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The Brethren is in many respects his most daring book yet. The novel grows from two separate subplots. In the first, three imprisoned ex-judges (the "brethren" in the title), frustrated by their loss of power and influence, concoct an elaborate blackmail scheme that preys on wealthy, closeted gay men. The second story traces the rise of presidential candidate Aaron Lake, a puppet essentially created by CIA director Teddy Maynard to fulfill Maynard's plans for restoring the power of his beleaguered agency.
Grisham's tight control of the two meandering threads leaves the reader guessing through most of the opening chapters how and when these two worlds will collide. Also impressive is Grisham's careful portraiture. Justice Hatlee Beech in particular is a fascinating, tragic anti-hero: a millionaire judge with an appointment for life who was rendered divorced, bankrupt, and friendless after his conviction for a drunk-driving homicide.
The book's cynical view of presidential politics and criminal justice casts a somewhat gloomy shadow over the tale. CIA director Teddy Maynard is an all-powerful demon with absolute knowledge and control of the public will and public funds. Even his candidate, Congressman Lake, is a pawn in Maynard's egomaniacal game of ad campaigns, illicit contributions, and international intrigue. In the end, The Brethren marks a transition in Grisham's career toward a more thoughtful narrative style with less interest in the big-payoff blockbuster ending. But that's not to say that the last 50 pages won't keep your reading light turned on late. --Patrick O'Kelley --This text refers to the Hardcover edition.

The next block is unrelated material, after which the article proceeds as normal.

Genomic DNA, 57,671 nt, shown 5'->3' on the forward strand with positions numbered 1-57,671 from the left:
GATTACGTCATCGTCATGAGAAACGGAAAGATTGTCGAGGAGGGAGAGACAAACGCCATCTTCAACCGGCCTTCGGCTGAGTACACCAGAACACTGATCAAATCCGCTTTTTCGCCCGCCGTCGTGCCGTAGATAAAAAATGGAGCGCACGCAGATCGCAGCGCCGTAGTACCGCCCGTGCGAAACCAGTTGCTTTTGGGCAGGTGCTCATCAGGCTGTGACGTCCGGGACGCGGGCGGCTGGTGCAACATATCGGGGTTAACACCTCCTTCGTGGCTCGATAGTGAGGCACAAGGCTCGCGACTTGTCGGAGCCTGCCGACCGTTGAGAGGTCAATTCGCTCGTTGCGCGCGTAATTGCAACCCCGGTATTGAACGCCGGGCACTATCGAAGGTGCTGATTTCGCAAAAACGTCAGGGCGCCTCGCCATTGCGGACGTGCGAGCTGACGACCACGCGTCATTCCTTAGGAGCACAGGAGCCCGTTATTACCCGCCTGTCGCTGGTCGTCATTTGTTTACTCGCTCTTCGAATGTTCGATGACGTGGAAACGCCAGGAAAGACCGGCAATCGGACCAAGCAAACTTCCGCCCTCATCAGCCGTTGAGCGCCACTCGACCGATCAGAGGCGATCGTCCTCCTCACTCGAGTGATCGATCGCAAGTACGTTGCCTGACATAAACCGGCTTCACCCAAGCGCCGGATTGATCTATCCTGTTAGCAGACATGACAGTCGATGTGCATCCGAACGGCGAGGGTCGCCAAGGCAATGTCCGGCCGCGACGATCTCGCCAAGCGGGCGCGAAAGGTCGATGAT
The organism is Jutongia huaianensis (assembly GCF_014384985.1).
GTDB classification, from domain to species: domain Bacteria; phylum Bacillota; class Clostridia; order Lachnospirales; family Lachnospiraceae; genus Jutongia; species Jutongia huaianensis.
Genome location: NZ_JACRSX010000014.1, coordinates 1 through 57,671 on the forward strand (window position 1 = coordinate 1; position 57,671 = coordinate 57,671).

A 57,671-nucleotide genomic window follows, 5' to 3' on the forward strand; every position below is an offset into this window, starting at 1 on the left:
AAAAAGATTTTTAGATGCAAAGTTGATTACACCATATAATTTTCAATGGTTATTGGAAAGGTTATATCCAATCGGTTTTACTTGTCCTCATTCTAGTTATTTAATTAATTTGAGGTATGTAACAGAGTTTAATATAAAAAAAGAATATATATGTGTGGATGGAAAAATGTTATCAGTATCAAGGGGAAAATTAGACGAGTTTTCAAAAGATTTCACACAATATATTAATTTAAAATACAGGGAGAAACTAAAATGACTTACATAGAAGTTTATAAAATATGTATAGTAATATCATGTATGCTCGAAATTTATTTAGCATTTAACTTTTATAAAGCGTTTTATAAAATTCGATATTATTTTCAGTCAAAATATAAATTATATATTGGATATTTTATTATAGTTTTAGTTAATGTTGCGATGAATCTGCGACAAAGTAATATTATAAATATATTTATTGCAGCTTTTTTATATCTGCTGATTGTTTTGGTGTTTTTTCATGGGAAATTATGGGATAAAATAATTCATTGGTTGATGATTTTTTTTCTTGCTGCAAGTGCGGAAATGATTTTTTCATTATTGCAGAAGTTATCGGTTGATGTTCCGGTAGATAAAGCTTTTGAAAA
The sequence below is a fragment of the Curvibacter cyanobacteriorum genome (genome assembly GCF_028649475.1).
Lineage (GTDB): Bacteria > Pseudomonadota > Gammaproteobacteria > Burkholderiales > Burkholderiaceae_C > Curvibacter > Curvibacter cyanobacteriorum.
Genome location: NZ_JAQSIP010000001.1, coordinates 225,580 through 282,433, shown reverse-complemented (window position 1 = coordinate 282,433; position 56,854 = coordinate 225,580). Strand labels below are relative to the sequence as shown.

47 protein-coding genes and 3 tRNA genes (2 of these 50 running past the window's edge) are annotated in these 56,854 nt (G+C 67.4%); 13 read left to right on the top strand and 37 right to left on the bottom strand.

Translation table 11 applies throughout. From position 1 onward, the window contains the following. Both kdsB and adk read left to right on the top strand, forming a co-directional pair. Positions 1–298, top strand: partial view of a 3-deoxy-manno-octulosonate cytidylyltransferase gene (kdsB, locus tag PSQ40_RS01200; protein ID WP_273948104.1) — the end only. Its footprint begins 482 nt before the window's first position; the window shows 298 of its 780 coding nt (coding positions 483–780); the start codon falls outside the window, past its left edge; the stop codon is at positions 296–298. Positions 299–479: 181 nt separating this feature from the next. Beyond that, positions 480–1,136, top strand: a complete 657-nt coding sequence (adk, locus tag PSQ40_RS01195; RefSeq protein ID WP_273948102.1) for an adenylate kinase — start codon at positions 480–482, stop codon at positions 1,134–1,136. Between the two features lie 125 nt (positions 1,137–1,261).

Great writing...one of Grisham's best. Storyline is interesting and stimulating with lots of twists. Highly recommend it.Published 1 month ago by callie
This is a story with an interesting and not too implausible premise. I enjoyed it. I suppose repurposing your life is important while imprisoned and the Brethren made it work... Read morePublished 1 month ago by nsquared
It has the Grisham cynicism, but not the tightest plotting. One character (Ned) shows up for a few pages, is situated to be a major plot point, and disappears without a trace.Published 1 month ago by Joe Gaspard
I am a fan of the author and have read many of his books. I would recommend Grisham to any reader who enjoys law based stories .Published 1 month ago by Rhonda Harris
I did not think it was as good as most of John Grisham's books are but it was still very good.Published 1 month ago by Amazon Customer